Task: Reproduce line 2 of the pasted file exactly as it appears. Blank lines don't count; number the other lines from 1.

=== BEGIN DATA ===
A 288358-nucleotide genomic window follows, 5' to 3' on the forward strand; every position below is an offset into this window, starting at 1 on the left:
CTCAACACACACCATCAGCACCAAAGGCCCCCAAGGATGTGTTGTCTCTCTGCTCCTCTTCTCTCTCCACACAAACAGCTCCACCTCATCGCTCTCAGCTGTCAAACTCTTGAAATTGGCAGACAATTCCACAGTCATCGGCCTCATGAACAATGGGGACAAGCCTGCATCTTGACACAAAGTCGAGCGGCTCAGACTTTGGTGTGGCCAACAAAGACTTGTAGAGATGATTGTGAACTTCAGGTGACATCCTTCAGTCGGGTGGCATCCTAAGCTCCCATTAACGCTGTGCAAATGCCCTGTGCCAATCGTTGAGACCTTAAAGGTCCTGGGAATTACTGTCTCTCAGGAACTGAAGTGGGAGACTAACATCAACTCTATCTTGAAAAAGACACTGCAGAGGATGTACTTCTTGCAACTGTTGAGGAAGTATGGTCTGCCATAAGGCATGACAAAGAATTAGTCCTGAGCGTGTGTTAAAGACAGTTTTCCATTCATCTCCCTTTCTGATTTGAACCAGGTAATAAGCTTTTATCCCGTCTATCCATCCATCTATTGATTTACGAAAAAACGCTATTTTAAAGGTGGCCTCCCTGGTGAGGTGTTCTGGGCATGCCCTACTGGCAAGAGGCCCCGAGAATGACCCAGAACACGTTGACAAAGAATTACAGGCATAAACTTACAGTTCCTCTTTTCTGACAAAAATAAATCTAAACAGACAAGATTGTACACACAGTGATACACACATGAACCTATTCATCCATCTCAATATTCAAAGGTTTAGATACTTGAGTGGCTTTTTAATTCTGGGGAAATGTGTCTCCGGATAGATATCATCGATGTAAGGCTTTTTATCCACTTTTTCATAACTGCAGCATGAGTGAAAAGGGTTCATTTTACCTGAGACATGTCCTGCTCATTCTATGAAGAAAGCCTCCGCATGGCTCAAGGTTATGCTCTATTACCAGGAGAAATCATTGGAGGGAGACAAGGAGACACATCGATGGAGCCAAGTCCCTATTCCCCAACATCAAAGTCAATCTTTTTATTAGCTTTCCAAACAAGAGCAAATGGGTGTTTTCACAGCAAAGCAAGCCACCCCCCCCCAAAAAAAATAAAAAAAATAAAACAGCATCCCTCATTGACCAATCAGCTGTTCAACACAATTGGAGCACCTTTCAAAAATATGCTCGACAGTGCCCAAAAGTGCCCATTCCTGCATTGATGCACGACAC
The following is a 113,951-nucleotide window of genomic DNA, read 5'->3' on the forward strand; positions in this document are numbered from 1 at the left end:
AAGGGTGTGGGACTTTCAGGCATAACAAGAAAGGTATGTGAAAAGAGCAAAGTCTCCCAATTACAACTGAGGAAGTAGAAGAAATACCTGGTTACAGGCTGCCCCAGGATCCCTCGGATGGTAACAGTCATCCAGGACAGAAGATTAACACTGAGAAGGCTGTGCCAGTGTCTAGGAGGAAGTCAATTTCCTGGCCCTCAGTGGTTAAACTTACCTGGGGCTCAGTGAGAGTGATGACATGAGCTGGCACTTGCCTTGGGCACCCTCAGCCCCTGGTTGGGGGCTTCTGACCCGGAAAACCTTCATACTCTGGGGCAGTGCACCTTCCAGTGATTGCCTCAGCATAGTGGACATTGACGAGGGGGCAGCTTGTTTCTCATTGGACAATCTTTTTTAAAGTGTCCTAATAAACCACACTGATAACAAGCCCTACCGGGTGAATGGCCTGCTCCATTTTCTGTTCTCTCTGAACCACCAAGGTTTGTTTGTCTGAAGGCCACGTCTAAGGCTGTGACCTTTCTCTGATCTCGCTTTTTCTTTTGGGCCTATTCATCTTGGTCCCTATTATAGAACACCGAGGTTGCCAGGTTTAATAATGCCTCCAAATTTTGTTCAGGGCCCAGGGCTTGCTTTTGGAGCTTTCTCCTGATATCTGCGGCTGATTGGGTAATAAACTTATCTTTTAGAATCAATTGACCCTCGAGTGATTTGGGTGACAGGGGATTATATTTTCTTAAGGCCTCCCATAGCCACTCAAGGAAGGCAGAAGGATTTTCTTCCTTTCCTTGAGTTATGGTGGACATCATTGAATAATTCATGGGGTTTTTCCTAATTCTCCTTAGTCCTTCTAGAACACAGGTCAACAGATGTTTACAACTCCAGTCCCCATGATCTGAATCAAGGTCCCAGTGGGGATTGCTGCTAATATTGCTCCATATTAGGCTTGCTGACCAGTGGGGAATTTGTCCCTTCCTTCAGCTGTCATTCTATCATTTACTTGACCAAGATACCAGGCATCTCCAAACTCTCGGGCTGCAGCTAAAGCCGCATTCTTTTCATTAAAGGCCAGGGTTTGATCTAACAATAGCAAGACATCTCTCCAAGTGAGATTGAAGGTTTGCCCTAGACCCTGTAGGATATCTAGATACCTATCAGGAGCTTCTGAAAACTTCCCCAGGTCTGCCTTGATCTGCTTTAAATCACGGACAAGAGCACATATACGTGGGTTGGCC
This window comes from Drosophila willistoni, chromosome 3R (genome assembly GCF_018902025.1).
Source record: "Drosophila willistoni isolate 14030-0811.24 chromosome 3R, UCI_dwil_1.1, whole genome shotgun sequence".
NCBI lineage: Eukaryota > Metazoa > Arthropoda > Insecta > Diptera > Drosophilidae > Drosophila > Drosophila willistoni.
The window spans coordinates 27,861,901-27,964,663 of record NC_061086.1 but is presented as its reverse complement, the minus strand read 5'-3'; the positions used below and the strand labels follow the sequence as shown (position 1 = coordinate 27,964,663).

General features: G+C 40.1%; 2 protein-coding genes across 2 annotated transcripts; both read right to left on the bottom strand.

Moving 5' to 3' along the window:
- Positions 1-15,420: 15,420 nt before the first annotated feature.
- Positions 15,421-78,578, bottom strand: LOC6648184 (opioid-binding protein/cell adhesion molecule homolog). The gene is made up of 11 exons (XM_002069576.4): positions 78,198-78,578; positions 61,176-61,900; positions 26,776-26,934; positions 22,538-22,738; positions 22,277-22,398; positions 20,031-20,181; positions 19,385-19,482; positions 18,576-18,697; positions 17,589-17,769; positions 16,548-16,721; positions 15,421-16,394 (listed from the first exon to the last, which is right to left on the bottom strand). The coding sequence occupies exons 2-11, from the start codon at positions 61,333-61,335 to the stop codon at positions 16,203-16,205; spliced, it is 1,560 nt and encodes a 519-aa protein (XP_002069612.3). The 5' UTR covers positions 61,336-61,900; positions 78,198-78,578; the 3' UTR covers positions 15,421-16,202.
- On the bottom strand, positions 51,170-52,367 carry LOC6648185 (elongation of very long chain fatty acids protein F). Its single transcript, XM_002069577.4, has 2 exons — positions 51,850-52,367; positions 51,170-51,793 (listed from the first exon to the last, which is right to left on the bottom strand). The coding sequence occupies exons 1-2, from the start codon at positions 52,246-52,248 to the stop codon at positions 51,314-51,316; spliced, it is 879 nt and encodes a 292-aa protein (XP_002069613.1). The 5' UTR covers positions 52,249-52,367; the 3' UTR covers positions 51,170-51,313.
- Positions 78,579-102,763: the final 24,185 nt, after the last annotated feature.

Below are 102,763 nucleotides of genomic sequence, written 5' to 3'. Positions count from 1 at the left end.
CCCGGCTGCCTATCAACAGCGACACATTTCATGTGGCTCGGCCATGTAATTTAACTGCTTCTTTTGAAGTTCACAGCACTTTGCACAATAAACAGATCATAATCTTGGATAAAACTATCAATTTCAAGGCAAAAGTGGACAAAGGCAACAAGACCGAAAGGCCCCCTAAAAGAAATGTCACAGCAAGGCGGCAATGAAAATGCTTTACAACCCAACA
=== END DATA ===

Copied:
CTCAACACACACCATCAGCACCAAAGGCCCCCAAGGATGTGTTGTCTCTCTGCTCCTCTTCTCTCTCCACACAAACAGCTCCACCTCATCGCTCTCAGCTGTCAAACTCTTGAAATTGGCAGACAATTCCACAGTCATCGGCCTCATGAACAATGGGGACAAGCCTGCATCTTGACACAAAGTCGAGCGGCTCAGACTTTGGTGTGGCCAACAAAGACTTGTAGAGATGATTGTGAACTTCAGGTGACATCCTTCAGTCGGGTGGCATCCTAAGCTCCCATTAACGCTGTGCAAATGCCCTGTGCCAATCGTTGAGACCTTAAAGGTCCTGGGAATTACTGTCTCTCAGGAACTGAAGTGGGAGACTAACATCAACTCTATCTTGAAAAAGACACTGCAGAGGATGTACTTCTTGCAACTGTTGAGGAAGTATGGTCTGCCATAAGGCATGACAAAGAATTAGTCCTGAGCGTGTGTTAAAGACAGTTTTCCATTCATCTCCCTTTCTGATTTGAACCAGGTAATAAGCTTTTATCCCGTCTATCCATCCATCTATTGATTTACGAAAAAACGCTATTTTAAAGGTGGCCTCCCTGGTGAGGTGTTCTGGGCATGCCCTACTGGCAAGAGGCCCCGAGAATGACCCAGAACACGTTGACAAAGAATTACAGGCATAAACTTACAGTTCCTCTTTTCTGACAAAAATAAATCTAAACAGACAAGATTGTACACACAGTGATACACACATGAACCTATTCATCCATCTCAATATTCAAAGGTTTAGATACTTGAGTGGCTTTTTAATTCTGGGGAAATGTGTCTCCGGATAGATATCATCGATGTAAGGCTTTTTATCCACTTTTTCATAACTGCAGCATGAGTGAAAAGGGTTCATTTTACCTGAGACATGTCCTGCTCATTCTATGAAGAAAGCCTCCGCATGGCTCAAGGTTATGCTCTATTACCAGGAGAAATCATTGGAGGGAGACAAGGAGACACATCGATGGAGCCAAGTCCCTATTCCCCAACATCAAAGTCAATCTTTTTATTAGCTTTCCAAACAAGAGCAAATGGGTGTTTTCACAGCAAAGCAAGCCACCCCCCCCCAAAAAAAATAAAAAAAATAAAACAGCATCCCTCATTGACCAATCAGCTGTTCAACACAATTGGAGCACCTTTCAAAAATATGCTCGACAGTGCCCAAAAGTGCCCATTCCTGCATTGATGCACGACAC